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Protracted trade war continues to weigh on Indonesia's export sector, IDR well-supported for time being
The protracted trade war continues to weigh on Indonesia's export sector as imports contract given the government's efforts to limit the current account deficit, ING Economics reported.
Outbound shipments from Indonesia remained in contraction for a 12th straight month as the US-China trade tension continued to sap global demand. For the year, exports from Indonesia were down 7.8 percent with energy exports, mining and manufactures all in the red in October.
Further, imports contracted for the 9th month this year as inbound shipments of chemicals and machinery dropped in accordance with the government’s directive to postpone capital intensive projects to limit the current account deficit.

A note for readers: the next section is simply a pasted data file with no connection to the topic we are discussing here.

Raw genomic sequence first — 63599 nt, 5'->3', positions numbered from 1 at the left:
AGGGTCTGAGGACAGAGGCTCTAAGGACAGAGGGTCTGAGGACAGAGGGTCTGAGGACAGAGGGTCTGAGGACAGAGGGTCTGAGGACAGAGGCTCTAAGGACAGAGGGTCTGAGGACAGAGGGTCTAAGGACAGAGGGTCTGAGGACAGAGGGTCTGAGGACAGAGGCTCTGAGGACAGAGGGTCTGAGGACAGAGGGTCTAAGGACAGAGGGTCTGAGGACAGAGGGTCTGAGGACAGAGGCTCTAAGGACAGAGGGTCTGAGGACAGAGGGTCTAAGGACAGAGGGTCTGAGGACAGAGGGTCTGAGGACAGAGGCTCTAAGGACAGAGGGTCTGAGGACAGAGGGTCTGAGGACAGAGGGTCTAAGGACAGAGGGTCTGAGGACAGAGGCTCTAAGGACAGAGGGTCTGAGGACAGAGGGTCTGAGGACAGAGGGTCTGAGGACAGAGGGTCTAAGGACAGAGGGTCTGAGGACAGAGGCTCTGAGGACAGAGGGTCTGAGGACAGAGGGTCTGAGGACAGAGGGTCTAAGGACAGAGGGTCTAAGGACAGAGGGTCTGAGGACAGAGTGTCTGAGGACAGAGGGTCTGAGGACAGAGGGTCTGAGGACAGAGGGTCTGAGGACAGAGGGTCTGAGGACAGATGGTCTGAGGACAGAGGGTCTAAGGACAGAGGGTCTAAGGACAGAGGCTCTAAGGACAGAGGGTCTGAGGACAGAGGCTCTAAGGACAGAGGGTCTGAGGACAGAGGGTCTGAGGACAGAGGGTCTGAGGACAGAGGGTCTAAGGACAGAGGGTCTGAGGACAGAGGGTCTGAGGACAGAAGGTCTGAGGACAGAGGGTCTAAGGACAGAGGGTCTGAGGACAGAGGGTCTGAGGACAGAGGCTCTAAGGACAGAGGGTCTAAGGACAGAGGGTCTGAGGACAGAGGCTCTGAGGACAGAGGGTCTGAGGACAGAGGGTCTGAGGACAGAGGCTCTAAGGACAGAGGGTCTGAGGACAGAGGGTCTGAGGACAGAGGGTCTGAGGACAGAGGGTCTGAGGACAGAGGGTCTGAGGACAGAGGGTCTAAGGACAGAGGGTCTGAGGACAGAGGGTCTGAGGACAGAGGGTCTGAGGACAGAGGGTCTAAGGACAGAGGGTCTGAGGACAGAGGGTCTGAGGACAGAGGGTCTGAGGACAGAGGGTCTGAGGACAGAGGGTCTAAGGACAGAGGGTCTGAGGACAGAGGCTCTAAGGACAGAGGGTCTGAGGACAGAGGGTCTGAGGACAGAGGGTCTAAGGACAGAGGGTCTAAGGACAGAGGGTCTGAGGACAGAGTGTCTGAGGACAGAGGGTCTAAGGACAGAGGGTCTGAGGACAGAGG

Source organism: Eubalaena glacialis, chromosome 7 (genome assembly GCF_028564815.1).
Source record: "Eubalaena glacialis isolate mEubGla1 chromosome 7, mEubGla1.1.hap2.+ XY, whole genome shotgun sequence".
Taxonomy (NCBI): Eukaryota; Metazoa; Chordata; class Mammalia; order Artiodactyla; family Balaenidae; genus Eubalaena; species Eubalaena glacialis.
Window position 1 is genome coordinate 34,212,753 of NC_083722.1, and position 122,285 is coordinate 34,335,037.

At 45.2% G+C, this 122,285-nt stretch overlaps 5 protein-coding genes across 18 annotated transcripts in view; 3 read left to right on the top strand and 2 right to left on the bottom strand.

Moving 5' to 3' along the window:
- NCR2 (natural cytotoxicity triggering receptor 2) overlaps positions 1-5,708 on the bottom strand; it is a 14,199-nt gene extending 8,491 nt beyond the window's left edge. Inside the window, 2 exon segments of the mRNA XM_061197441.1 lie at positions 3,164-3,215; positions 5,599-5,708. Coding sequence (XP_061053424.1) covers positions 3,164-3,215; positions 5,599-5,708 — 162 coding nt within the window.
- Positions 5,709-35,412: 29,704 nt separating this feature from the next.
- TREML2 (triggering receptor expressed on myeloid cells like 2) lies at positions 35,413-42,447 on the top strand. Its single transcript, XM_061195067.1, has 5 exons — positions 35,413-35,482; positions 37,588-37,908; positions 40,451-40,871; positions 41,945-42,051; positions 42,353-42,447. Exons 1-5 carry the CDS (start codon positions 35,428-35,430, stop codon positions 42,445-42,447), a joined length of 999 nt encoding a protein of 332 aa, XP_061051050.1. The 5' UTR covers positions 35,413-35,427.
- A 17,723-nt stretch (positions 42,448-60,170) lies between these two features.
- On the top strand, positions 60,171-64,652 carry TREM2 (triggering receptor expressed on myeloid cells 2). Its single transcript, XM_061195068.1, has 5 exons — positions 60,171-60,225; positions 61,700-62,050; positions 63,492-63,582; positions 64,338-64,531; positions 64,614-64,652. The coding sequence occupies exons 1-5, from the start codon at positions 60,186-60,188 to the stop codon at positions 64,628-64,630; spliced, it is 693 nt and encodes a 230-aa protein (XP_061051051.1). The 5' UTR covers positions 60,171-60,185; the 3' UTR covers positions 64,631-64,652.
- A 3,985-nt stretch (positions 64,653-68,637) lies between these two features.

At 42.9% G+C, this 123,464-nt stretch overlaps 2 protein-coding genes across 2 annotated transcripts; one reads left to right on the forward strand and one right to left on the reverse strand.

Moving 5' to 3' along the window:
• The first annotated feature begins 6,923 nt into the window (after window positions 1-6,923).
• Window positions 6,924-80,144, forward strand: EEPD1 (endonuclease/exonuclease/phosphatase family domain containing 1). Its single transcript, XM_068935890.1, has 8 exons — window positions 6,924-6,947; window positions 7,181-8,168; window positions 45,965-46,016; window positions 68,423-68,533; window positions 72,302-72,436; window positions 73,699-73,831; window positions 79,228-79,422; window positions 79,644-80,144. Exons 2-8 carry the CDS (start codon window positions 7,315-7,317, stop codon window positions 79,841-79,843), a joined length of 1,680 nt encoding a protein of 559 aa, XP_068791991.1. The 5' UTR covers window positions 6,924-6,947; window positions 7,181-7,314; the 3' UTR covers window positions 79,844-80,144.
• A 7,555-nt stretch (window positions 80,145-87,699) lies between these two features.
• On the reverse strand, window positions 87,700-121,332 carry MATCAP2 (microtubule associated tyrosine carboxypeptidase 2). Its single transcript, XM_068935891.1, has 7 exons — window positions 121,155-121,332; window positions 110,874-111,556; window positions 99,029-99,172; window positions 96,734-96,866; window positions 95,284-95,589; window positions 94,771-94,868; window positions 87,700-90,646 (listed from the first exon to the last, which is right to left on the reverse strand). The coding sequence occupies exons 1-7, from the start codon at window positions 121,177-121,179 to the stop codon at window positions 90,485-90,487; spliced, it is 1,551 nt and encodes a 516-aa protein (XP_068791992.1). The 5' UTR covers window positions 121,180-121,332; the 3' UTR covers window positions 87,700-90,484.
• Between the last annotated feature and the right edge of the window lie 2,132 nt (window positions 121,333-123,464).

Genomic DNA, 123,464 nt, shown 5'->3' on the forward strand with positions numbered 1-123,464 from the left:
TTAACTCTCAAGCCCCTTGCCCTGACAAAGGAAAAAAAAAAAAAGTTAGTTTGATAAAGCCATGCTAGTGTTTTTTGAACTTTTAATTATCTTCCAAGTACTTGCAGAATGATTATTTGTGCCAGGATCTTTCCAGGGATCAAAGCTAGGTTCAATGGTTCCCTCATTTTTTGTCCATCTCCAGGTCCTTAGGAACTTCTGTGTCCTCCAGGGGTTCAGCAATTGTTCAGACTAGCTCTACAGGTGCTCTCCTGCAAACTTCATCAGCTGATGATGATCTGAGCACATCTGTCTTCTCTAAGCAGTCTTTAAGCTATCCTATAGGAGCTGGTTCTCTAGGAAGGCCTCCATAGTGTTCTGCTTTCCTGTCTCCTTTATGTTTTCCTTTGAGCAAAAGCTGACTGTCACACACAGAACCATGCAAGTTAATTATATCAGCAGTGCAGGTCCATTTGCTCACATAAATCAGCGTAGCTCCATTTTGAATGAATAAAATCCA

Indonesia managed to post a trade surplus in October but at the cost of a pullback in capital machinery and raw materials imports, while export performance has soured as a result of the protracted trade war.
Meanwhile, efforts by the government to limit the widening of the current account deficit have been relatively successful (-2.7 percent of GDP in 3Q) but may come at the cost of forgone investment momentum as capital formation slows, the report added.
President Jokowi has prodded his economic team to bolster the export sector but with the “phase one” deal between the US and China still elusive, exports can be expected to struggle.
"We expect imports will eventually rebound as investment activity recovers in 2020. For the time being, the IDR remains well-supported by financial market flows. But should concern about the current account return to the spotlight, the IDR may be pressured once more with Bank Indonesia (BI) likely to revisit its current "accommodative" stance," ING Economics further commented in the report.